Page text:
The Second Sunday after Trinity - Reflection

'the Lord God called to the man, and said to him, ‘Where are you?’ 
He said, ‘I heard the sound of you in the garden, and I was afraid’  Genesis 3:9-10

Brothers and sisters, last week we started looking at the very first book of the Bible, and God creating the heavens, and the earth, and human beings. The headline, whenever God created, was “good” or “very good”! We ended our look at Genesis chapter 1, with a question: Will the people created by God, fulfil the purpose for which they were created; to love God, and to ensure the world is ordered so that all may flourish? And so, we wait with bated breath to see what choice those first human beings would make. However, before God shows us the answer, He zooms in a little bit on the details of the responsibilities given to those first human beings. In Genesis 2:15-17, God gives to humanity their reason for existing, and the boundaries which will keep them safe. God gives humanity a vocation (to look after the world), permission (to do this in almost anyway they like) but also a prohibition (that is to act within some boundaries). If humanity step out of bounds and put themselves at the centre of creation, well, that will inevitably lead to death. Think for a second of your mobile phone. Attached to the charger it can do everything it needs to do, and never run out of charge. If you like, attached to the charger your phone will never die. But if the phone thought for a second that it could do better on its own without its source we all know what happens. Given time, the battery starts to run down, and without being again connected to the source it will die, it will run out of battery. Independence from its source is bad for the mobile, and the same is true for us. So the tension builds as we end chapter 2. We arrive now at the famous - or should I say infamous - chapter 3. This chapter has a bad reputation, for this chapter tells us the bad news, after such a good start; but given a chance, I believe this chapter holds out a liberating truth.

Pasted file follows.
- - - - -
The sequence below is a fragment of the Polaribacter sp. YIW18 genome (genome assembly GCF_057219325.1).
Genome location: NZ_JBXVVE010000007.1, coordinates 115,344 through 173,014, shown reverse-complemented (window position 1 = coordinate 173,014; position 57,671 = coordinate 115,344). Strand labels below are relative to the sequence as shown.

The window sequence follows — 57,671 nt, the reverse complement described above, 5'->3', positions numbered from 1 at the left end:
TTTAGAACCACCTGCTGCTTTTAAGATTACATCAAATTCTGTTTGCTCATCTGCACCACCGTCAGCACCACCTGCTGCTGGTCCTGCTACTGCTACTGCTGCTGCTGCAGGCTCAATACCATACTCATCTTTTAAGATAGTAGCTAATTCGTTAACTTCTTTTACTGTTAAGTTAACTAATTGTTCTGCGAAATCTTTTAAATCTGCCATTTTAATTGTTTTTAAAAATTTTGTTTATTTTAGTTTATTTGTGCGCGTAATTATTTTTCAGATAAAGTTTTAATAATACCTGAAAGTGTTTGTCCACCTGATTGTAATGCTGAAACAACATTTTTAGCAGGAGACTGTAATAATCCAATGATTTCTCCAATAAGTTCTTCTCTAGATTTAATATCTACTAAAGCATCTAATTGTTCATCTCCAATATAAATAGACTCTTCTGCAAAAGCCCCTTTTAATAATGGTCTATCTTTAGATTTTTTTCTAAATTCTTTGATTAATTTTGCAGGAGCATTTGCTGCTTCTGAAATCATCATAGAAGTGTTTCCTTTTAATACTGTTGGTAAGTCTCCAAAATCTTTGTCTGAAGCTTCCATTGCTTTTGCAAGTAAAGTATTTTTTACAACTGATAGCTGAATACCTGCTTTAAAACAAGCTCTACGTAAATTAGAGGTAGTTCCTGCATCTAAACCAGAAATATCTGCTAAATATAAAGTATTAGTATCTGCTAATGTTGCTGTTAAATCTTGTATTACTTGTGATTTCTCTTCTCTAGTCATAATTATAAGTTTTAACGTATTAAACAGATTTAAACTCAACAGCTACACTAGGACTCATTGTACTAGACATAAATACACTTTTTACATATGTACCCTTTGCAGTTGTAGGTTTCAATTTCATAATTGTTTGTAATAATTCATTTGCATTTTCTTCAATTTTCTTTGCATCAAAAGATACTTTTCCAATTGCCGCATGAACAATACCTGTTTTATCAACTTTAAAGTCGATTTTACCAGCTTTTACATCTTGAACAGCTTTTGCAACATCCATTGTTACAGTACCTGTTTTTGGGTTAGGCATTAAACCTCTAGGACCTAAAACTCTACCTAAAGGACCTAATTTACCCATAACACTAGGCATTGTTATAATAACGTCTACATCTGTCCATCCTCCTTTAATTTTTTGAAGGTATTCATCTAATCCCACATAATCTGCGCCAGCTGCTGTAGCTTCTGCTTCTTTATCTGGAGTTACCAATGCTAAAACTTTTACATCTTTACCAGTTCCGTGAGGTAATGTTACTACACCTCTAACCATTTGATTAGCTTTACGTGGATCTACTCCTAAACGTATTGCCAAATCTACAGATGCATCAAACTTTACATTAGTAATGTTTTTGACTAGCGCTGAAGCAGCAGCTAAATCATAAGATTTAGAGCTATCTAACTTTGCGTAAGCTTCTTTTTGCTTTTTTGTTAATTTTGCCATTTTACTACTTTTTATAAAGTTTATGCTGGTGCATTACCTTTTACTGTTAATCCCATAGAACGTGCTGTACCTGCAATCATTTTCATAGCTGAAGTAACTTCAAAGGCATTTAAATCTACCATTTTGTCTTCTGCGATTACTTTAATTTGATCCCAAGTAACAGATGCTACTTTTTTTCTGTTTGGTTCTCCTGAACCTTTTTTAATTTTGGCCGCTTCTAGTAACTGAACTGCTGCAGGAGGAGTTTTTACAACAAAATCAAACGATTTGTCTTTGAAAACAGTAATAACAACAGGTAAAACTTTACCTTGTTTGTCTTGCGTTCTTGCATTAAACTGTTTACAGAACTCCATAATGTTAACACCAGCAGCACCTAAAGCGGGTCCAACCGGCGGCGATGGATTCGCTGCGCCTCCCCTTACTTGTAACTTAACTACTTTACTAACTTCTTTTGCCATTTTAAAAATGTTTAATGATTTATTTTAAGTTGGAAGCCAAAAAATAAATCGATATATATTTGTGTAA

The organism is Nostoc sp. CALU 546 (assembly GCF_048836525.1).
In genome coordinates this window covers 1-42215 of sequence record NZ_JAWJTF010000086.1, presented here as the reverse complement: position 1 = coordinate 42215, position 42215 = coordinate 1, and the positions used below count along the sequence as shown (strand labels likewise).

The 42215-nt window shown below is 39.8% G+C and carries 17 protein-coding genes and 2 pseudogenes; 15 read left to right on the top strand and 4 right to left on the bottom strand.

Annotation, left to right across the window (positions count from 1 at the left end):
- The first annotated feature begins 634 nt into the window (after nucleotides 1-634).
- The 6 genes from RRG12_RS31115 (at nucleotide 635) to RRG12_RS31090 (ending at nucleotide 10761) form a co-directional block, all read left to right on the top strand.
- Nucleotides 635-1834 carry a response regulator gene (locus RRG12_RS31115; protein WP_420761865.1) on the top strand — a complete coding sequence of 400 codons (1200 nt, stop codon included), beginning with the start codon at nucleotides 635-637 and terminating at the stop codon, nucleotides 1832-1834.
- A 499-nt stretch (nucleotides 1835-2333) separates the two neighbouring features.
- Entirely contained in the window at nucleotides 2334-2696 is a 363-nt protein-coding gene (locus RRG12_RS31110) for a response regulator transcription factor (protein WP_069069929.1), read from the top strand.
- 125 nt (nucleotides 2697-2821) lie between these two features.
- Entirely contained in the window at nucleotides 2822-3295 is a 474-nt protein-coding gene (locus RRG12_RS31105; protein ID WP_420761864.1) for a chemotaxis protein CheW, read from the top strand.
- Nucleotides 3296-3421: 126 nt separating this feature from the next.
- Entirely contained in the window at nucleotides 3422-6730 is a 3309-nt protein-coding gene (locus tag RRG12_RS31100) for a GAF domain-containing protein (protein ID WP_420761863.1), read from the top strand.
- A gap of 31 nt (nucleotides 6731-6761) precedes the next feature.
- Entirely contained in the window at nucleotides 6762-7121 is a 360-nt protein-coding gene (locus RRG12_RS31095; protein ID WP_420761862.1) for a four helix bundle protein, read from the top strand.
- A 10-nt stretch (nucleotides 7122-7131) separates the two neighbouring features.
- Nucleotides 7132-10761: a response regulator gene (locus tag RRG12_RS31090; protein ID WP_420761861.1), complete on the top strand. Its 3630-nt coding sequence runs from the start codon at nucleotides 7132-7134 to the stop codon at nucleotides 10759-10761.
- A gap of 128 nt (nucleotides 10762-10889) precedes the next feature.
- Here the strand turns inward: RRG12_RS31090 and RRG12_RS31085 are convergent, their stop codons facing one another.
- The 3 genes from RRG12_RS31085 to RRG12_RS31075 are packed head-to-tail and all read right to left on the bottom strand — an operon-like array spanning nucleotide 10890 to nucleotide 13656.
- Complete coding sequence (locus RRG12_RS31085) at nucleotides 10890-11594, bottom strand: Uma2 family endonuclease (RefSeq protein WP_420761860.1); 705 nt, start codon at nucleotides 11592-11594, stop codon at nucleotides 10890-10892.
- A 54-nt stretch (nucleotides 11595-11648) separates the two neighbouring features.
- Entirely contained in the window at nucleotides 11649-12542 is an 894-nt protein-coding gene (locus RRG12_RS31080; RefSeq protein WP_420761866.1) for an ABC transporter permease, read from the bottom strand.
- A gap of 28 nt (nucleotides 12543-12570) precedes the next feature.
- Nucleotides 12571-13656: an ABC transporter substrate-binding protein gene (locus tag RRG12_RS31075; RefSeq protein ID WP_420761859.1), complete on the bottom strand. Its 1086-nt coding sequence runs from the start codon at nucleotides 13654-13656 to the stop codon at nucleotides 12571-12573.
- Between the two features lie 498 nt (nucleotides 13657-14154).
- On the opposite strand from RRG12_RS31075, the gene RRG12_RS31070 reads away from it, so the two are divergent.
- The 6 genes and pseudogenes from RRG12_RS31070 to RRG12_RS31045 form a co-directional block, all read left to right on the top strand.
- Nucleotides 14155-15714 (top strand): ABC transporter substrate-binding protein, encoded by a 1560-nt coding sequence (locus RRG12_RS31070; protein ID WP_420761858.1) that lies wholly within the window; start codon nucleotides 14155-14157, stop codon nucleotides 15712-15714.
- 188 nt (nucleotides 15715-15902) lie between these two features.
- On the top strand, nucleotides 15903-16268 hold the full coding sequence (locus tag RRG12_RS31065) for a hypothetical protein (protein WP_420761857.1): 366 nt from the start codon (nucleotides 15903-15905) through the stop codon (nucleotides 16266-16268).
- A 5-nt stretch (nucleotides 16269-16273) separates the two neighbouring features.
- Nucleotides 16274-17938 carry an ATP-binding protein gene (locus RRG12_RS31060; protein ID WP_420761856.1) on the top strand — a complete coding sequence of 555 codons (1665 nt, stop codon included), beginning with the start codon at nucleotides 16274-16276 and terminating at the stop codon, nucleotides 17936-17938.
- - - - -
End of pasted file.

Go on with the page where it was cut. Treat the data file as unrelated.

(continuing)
The cliff-hanger we were left with, about what humanity would do with its freedom is answered in a comprehensive fashion. Given the ability to choose right and wrong, too often, humanity chooses the wrong. In a bid for independence they abandon their vocation, pervert the permission, and violate the one prohibition which kept them safe. And having pulled away from their source, having set themselves up as independent from the life giver, Adam and Eve’s clocks are ticking, and they will inevitably die. Here, in these first three chapters, the fundamental doctrines of our humanity are laid out, for these chapters are not just about a couple living millennia ago, but about each person who has ever lived, and each person who will ever live. The truth is - and we all know it, we have all experienced it - the truth is, that inside of us there is a fatal flaw. Each one us is broken, and therefore each one of us, messes up, again and again. Now, before we get too depressed let me just say this: the human propensity to muck things up is only a truth about us, there are plenty of other truths about us which are much more positive, and of which we do not need to feel ashamed; but it is crucial that we accept this truth. The truth that we are sinners. Sinners, not in any self-flagellating, life-denying way, but that simply at our core we are, all of us, broken. As one Christian priest put it: ‘In other words, sin is not some secret shame, but a feature of our common humanity […] it is part of all of us […] properly understood original sin is Christian language for human nature.’